Archaeologists have discovered fragments of about a hundred Viking swords, the largest find of Viking swords in Estonia to date, in northern Estonia.
The fragments were found in two closely located sites in a coastal area of north Estonia, in the territory of the ancient Estonian county of Ravala, late last autumn.
The finds consisted of dozens of items, mostly fragments of swords and a few spearheads.
Mauri Kiudsoo, archaeologist and keeper of the archaeological research collection of Tallinn University, told BNS the two sites were located just 80 meters apart. The swords date from the middle of the 10th century and are probably cenotaphs, grave markers dedicated to people buried elsewhere.
The reason why the swords were not found intact, Kiudsoo said, is due to the burial customs of the time. It is characteristic of finds in Estonia from the period that weapons were put into the graves broken or rendered unusable.
While the Ravala fragments constitute the biggest find of Viking-era weapons in Estonia, more important according to Kiudsoo, is the fact that the grips of the swords allow us to determine which type of swords they are. They have been identified as H-shaped double-edged swords. This type of sword was the most common type in the Viking era and over 700 have been found in northern Europe.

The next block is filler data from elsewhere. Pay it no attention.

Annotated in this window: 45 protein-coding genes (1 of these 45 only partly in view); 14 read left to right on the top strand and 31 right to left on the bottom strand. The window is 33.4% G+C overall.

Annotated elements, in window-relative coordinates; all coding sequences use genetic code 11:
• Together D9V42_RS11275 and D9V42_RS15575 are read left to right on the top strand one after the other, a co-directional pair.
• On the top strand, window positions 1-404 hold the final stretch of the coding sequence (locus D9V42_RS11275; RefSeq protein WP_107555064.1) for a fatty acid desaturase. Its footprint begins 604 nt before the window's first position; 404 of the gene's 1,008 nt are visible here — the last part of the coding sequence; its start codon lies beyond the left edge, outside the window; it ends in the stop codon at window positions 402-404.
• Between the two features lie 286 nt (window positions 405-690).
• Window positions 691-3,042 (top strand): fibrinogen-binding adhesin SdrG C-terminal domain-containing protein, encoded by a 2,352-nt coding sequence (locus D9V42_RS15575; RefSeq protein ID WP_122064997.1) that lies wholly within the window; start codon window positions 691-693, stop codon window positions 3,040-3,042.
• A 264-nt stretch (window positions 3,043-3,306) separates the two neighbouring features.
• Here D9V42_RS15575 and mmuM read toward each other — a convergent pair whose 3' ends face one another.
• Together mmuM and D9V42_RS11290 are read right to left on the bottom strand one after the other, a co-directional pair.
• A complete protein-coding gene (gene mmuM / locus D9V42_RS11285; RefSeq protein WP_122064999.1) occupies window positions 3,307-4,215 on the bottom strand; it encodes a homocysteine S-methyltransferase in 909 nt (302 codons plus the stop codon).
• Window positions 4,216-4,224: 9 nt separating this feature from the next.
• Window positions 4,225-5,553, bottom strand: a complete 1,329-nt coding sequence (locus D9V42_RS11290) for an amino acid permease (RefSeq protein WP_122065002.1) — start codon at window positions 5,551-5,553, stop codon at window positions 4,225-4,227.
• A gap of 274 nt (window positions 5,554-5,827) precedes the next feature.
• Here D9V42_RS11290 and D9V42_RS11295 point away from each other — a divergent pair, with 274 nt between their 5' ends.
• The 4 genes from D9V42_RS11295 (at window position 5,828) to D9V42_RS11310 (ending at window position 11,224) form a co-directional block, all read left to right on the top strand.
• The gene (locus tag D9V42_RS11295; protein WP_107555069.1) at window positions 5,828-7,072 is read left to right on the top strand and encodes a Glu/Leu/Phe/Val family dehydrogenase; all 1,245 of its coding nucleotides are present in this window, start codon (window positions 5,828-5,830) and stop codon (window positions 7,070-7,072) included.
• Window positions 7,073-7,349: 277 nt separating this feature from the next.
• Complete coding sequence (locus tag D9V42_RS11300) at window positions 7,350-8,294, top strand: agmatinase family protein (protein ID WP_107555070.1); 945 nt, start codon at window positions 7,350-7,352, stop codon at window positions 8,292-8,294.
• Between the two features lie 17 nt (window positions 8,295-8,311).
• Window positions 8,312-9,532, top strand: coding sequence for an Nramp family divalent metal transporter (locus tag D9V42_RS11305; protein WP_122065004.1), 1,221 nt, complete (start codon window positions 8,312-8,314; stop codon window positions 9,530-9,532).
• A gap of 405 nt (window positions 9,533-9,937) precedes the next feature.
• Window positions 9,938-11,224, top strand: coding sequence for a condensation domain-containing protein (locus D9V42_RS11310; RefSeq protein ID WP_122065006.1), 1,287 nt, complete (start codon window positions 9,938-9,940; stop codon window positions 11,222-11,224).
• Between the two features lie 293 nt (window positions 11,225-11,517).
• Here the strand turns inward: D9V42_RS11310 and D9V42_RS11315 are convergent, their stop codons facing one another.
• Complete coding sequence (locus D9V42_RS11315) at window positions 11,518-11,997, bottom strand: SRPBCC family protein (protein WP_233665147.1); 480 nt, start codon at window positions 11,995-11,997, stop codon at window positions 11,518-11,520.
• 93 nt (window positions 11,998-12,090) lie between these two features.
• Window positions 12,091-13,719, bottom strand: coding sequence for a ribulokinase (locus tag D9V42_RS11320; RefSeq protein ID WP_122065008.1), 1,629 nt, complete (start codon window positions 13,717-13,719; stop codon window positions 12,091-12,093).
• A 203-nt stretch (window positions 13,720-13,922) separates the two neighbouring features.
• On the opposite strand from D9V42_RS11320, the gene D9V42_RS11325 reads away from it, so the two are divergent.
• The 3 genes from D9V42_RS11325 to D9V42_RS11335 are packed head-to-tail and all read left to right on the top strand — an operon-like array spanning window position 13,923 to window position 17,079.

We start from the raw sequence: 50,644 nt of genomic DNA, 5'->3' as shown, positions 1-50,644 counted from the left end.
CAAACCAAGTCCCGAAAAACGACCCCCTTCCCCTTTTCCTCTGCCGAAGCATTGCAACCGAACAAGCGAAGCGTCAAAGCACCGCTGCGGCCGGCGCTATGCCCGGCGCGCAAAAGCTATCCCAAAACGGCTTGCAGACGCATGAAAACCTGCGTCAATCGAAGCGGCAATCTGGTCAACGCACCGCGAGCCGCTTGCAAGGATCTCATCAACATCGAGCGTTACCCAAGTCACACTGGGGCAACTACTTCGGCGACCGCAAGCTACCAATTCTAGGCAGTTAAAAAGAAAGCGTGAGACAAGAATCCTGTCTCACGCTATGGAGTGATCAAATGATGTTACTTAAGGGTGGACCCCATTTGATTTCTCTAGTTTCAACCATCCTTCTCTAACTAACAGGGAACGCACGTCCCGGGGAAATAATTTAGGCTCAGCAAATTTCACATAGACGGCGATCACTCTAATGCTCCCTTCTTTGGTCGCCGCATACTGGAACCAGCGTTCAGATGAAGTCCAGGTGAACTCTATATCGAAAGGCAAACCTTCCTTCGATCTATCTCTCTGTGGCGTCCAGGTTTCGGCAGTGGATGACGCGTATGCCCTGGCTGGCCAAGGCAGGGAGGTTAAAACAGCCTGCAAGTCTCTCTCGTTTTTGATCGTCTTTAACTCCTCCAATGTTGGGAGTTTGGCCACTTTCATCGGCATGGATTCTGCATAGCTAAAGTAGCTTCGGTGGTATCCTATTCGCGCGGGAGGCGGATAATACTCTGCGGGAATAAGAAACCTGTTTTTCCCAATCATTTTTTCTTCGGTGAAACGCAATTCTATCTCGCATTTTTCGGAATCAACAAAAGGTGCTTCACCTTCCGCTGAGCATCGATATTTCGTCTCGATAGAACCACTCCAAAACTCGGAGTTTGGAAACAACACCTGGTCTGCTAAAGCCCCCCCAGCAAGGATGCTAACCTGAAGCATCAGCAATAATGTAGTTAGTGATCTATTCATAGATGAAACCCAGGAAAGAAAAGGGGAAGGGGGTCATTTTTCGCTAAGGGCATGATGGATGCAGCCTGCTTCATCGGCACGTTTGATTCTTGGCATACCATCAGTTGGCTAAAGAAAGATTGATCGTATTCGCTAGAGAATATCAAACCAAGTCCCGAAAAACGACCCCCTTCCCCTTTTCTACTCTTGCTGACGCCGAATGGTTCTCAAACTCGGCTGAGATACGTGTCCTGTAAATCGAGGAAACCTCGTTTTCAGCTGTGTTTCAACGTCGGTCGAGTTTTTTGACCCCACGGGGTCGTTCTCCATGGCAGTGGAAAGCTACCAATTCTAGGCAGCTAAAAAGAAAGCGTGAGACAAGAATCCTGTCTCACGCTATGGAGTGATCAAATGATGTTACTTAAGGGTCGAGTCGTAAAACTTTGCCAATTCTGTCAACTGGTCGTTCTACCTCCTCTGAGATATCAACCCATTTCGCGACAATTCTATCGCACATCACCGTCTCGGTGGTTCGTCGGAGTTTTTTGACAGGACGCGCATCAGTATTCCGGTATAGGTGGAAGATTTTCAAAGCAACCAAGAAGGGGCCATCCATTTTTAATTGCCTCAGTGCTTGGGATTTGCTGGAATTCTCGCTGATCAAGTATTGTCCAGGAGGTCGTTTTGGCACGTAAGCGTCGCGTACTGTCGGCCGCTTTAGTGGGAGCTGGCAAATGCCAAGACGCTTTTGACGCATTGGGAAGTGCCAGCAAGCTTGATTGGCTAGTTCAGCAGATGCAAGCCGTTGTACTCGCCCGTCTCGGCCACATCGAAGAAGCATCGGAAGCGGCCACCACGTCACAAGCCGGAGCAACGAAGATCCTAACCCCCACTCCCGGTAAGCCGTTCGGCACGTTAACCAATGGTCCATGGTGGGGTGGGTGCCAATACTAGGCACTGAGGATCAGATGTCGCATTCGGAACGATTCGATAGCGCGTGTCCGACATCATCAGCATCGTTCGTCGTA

Kiudsoo said that by 1991, eight more or less intact type H swords and about 20 fragments had been discovered in Estonia but the number has risen to about 100. The overwhelming majority of the Estonian finds have come to light on the country's north coast, which lies by the most important remote trade route of the Viking era.
Since the Ravala finds date from the middle of the 10th century they prove for the first time that type H swords were in use in the territory of Estonia in the 10th century, Kuidsoo said.
Editor: Helen Wright